On a visit with her grandparents, Trecia Lorelle is sharing good news about her career track.
An event planner freelancing with a temp agency, she just completed a three-month-long assignment with the State University of New York at Stony Brook and lined up another one this week with Hofstra University, reports CBS News Correspondent Michelle Miller.
"I feel like things are starting to pick up a lot more," Lorelle told Miller.
According to November's jobs report, the number of temp jobs like Lorelle's has risen for the fourth straight month, an indicator the employment outlook may be turning around.
The professional and business services sectors added about 86,000 jobs last month. Fifty-three-thousand of them were temporary workers. That's up 6.7 percent overall.
"Temp work doesn't peak during the recession; temp work usually peaks at the beginning of a recovery," David Wyss, chief economist for Standard & Poor's, told Miller.
"Manufacturing is definitely up, office services is up and health care has been up," Phil Missirlian, CEO of GreyStone Staffing, told Miller.
Missirlian owns a leading temp agency in the New York area and says in the last three months orders for his workers have doubled and 60 percent of them are long term.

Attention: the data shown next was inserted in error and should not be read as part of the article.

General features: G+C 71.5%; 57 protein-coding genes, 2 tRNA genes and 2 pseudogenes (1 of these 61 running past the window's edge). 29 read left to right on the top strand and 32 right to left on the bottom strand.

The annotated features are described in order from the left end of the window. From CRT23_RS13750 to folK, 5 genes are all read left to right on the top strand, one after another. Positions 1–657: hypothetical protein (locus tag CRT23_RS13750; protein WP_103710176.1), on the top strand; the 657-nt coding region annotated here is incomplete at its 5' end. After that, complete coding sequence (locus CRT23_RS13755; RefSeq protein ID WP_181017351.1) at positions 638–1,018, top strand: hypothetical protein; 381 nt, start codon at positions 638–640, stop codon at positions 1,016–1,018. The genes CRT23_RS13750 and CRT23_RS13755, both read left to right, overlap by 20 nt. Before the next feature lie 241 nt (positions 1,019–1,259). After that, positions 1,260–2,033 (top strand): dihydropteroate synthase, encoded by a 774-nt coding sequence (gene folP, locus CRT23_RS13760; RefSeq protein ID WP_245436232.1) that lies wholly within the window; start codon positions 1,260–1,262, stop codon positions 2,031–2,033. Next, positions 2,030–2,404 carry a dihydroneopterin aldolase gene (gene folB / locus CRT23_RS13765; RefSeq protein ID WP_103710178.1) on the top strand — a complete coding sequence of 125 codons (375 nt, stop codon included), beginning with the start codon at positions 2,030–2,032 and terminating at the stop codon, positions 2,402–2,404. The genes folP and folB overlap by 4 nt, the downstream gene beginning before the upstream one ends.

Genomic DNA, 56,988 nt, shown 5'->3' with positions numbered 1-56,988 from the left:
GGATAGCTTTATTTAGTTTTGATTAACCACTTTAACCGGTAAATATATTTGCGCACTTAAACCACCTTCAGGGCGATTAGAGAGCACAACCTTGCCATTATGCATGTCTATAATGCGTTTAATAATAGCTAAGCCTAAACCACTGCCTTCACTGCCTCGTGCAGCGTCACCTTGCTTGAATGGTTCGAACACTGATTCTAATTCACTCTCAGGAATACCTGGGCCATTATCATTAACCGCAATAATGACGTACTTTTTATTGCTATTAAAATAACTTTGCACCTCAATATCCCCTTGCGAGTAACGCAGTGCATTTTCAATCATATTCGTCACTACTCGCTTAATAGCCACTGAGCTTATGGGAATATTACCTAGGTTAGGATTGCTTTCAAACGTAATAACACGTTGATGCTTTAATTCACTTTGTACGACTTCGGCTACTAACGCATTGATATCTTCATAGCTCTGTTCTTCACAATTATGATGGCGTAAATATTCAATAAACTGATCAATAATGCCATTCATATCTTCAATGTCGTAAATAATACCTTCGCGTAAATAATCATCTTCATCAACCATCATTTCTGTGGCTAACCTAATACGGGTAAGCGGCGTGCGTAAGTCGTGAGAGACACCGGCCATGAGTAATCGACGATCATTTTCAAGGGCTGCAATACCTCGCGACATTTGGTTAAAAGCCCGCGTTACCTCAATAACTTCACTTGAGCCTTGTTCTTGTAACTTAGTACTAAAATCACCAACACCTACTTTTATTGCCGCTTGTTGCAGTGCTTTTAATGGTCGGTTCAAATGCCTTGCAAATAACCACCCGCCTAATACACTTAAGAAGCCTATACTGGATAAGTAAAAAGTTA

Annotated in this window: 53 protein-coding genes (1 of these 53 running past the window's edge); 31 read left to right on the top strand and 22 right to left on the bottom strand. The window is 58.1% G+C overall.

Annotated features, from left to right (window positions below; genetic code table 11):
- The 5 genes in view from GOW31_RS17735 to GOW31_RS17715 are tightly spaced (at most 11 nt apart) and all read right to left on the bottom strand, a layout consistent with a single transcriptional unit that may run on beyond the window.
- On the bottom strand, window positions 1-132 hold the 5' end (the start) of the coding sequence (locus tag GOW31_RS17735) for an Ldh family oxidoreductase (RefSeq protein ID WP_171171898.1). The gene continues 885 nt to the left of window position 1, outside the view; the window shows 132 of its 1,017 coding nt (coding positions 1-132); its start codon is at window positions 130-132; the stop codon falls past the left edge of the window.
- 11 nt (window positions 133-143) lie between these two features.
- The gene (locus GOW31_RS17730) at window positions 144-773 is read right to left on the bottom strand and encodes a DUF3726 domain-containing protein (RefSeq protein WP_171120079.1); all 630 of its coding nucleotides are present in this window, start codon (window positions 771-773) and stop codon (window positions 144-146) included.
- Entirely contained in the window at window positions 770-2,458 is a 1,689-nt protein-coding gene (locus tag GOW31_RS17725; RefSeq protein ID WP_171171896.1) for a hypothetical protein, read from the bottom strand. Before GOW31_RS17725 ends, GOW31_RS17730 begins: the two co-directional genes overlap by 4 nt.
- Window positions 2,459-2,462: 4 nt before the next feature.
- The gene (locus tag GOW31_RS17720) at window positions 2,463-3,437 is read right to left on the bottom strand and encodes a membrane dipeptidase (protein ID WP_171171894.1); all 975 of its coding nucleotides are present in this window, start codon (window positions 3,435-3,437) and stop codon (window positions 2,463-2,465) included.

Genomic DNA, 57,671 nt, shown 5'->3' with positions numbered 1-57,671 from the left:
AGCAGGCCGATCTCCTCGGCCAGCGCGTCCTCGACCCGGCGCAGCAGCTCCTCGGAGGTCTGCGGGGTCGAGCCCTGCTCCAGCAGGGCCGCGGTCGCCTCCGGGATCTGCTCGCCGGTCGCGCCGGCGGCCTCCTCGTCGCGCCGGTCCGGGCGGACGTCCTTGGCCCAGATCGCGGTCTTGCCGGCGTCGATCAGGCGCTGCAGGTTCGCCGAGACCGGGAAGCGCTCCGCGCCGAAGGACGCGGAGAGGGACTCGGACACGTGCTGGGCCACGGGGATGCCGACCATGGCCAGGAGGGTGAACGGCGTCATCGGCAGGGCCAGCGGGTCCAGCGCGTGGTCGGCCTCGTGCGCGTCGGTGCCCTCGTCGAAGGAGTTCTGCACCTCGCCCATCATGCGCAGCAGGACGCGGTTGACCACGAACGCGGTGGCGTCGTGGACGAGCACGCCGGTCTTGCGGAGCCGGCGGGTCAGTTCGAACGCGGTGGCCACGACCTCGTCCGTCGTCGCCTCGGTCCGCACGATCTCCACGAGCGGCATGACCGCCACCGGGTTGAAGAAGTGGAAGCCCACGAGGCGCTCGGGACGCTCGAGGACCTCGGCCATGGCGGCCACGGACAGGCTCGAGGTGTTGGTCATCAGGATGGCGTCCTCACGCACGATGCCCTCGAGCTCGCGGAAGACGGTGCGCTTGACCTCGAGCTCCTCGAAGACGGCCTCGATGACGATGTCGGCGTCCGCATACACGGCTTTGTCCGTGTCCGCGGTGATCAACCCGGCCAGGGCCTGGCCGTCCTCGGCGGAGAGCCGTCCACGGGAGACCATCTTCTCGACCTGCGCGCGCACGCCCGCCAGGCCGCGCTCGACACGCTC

"Companies come to a temp agency because they don't want to hire someone permanently in a recession and then find out a week or a month later that they're going to lay them off," Missirlian told Miller/
Take GameStop, the nation's largest video game retailer. It hired 15,000 part-time employees this fall for the holiday season, a 46 percent increase to its overall staffing.
"They like to retain good people, and I'm hoping that come January I'm one of those good people," Tim Norton, a part-time employee at GameStop, told Miller.
But industry analysts are cautiously waiting to see if demand continues past the holiday peak.
With a recommendation letter in hand from Stony Brook, Lorelle believes a full-time opportunity will open up in January.
"I'm going to harass them," Lorelle told Miller
Economists say this could signal two things for our economy: a floor from which the Employment rate can rebound and patience. If this does indicate a recovery, one analyst said, it will be a slow one.